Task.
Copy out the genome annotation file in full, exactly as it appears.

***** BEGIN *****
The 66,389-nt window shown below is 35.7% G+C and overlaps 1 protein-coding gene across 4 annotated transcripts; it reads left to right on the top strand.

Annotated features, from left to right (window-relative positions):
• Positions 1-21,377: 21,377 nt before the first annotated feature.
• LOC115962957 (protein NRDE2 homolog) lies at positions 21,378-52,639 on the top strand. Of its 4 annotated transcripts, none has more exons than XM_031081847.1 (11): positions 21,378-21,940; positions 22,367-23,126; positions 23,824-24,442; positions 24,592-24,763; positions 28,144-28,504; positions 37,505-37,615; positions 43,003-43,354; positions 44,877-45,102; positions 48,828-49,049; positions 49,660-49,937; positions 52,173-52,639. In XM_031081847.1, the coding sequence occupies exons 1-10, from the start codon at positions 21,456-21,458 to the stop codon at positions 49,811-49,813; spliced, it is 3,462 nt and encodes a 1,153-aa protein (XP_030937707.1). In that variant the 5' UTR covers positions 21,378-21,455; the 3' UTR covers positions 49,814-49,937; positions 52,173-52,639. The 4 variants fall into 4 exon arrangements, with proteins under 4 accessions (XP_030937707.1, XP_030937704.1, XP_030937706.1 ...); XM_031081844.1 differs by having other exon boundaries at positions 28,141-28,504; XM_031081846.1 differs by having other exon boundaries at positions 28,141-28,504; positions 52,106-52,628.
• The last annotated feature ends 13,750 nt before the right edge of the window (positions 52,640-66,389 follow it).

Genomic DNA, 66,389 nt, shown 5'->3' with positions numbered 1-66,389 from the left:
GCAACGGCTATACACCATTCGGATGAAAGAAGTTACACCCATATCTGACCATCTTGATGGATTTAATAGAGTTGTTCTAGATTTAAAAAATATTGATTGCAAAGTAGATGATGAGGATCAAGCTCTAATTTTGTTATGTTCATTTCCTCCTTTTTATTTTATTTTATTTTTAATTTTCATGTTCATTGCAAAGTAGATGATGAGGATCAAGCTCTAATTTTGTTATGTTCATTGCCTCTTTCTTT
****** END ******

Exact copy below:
The 66,389-nt window shown below is 35.7% G+C and overlaps 1 protein-coding gene across 4 annotated transcripts; it reads left to right on the top strand.

Annotated features, from left to right (window-relative positions):
• Positions 1-21,377: 21,377 nt before the first annotated feature.
• LOC115962957 (protein NRDE2 homolog) lies at positions 21,378-52,639 on the top strand. Of its 4 annotated transcripts, none has more exons than XM_031081847.1 (11): positions 21,378-21,940; positions 22,367-23,126; positions 23,824-24,442; positions 24,592-24,763; positions 28,144-28,504; positions 37,505-37,615; positions 43,003-43,354; positions 44,877-45,102; positions 48,828-49,049; positions 49,660-49,937; positions 52,173-52,639. In XM_031081847.1, the coding sequence occupies exons 1-10, from the start codon at positions 21,456-21,458 to the stop codon at positions 49,811-49,813; spliced, it is 3,462 nt and encodes a 1,153-aa protein (XP_030937707.1). In that variant the 5' UTR covers positions 21,378-21,455; the 3' UTR covers positions 49,814-49,937; positions 52,173-52,639. The 4 variants fall into 4 exon arrangements, with proteins under 4 accessions (XP_030937707.1, XP_030937704.1, XP_030937706.1 ...); XM_031081844.1 differs by having other exon boundaries at positions 28,141-28,504; XM_031081846.1 differs by having other exon boundaries at positions 28,141-28,504; positions 52,106-52,628.
• The last annotated feature ends 13,750 nt before the right edge of the window (positions 52,640-66,389 follow it).

Genomic DNA, 66,389 nt, shown 5'->3' with positions numbered 1-66,389 from the left:
GCAACGGCTATACACCATTCGGATGAAAGAAGTTACACCCATATCTGACCATCTTGATGGATTTAATAGAGTTGTTCTAGATTTAAAAAATATTGATTGCAAAGTAGATGATGAGGATCAAGCTCTAATTTTGTTATGTTCATTTCCTCCTTTTTATTTTATTTTATTTTTAATTTTCATGTTCATTGCAAAGTAGATGATGAGGATCAAGCTCTAATTTTGTTATGTTCATTGCCTCTTTCTTT